Abstract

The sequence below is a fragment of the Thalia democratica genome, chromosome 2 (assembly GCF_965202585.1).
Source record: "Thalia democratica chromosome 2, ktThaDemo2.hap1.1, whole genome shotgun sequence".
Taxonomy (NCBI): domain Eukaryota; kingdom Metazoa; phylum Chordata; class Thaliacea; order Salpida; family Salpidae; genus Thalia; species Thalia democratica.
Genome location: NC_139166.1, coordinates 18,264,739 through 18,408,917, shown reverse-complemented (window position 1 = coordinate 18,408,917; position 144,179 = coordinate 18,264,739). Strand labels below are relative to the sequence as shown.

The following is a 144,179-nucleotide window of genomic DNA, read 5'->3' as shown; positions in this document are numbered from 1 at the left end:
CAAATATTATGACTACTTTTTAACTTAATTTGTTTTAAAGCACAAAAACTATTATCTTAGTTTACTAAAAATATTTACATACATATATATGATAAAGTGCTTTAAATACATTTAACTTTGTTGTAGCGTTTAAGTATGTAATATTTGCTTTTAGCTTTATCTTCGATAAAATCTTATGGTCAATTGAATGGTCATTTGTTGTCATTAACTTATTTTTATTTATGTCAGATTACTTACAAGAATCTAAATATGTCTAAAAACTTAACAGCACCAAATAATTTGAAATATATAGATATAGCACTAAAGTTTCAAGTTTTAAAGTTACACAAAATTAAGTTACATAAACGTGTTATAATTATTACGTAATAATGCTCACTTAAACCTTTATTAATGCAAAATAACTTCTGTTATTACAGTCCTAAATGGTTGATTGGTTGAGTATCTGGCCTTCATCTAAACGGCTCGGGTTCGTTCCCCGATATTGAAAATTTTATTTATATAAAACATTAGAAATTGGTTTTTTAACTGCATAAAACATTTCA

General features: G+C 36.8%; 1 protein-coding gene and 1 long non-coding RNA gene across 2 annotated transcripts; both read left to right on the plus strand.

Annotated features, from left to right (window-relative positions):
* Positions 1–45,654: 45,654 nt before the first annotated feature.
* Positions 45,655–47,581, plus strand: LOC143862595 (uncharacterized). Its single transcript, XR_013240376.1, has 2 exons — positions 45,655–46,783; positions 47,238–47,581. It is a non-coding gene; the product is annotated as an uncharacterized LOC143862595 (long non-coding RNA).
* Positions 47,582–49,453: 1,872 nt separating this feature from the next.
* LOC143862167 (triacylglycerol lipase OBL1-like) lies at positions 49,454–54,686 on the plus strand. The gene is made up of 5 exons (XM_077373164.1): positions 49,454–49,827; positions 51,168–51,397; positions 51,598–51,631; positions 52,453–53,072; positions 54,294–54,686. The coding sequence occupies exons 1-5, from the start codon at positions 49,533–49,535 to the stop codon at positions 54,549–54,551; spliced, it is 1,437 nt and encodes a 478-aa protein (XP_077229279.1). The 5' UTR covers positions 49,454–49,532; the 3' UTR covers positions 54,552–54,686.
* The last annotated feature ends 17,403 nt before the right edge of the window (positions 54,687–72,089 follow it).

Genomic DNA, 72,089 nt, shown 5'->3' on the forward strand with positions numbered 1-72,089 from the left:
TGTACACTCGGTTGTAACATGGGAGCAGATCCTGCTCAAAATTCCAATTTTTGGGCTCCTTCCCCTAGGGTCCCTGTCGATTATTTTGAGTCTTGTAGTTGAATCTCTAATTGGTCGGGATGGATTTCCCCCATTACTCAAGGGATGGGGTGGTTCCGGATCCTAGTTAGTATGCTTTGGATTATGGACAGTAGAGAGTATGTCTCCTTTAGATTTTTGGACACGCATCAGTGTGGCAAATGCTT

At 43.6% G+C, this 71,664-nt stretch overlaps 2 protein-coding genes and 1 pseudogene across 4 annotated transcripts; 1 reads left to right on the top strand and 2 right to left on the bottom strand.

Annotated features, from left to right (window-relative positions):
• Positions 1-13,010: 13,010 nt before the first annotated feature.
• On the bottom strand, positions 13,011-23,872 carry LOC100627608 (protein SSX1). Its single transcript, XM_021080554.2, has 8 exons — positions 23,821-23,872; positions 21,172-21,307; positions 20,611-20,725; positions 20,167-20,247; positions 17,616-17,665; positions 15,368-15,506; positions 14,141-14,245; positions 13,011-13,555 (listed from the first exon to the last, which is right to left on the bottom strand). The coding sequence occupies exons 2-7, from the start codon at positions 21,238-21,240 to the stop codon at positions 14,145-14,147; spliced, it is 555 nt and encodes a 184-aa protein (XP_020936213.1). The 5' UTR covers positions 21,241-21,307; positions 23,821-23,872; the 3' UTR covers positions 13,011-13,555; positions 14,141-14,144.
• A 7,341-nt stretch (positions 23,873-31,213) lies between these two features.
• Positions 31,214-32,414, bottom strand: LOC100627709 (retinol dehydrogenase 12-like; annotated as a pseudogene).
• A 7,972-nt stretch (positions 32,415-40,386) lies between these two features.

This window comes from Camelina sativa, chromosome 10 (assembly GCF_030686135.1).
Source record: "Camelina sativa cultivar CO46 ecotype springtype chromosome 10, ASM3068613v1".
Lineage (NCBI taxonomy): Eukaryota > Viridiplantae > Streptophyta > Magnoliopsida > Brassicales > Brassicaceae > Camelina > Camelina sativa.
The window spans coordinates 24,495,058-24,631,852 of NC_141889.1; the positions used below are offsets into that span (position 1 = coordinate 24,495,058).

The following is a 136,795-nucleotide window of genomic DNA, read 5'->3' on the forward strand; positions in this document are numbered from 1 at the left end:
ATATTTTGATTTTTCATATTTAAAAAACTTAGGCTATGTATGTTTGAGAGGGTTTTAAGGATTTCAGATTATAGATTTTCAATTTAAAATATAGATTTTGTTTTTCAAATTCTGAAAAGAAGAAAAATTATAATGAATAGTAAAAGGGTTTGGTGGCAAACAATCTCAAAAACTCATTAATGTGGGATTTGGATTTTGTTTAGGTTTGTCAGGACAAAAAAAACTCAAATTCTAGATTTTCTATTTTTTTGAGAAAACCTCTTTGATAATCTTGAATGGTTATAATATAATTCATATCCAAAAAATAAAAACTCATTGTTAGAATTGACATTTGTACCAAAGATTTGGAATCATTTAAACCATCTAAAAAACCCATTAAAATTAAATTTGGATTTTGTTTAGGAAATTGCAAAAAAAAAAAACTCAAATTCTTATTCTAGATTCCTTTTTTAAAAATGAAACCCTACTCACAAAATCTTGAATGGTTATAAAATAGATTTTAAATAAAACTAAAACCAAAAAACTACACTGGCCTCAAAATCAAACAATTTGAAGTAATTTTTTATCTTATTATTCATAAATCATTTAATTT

The Yakataga Formation (Miocene to Recent) is a 5-km sequence of marine and glaciomarine sediments underlying a large area of the Gulf of Alaska continental shelf. The upper, early Pleistocene part of the formation, some 1.25 km thick, is exposed on Middleton Island. A 200-m-thick sequence of channelized sand and gravel lithofacies at the base of the exposed succession outcrops on extensive wave-cut platforms. These facies fill channels up to 500 m wide and 70 m deep and are associated with lenticular units of diamict. Eight major facies types are identified within the channel infills: chaotic gravel/diamict, massive gravels and sands, inversely and normally graded gravels and sands, and massive diamict. Channelized gravel and sand facies were deposited by different types of sediment-gravity flows, including debris flows, turbidity currents, and density-modified grain flows; lenticular diamict units probably formed by the passive infilling of abandoned channels by marine muds and ice-rafted debris. The facies described in this paper infill a broad submarine-channel complex, cutting the Alaskan continental shelf edge and upper slope. The complex was fed by glacial meltstreams draining a grounded or partially floating ice sheet extending out onto the continental shelf. This paper provides the first detailed descriptions of extensive outcrops of glacially influenced submarine-channel-fill facies and provides important data as to the infills of large sea valleys and submarine canyons in both glacially influenced and nonglacial settings elsewhere.

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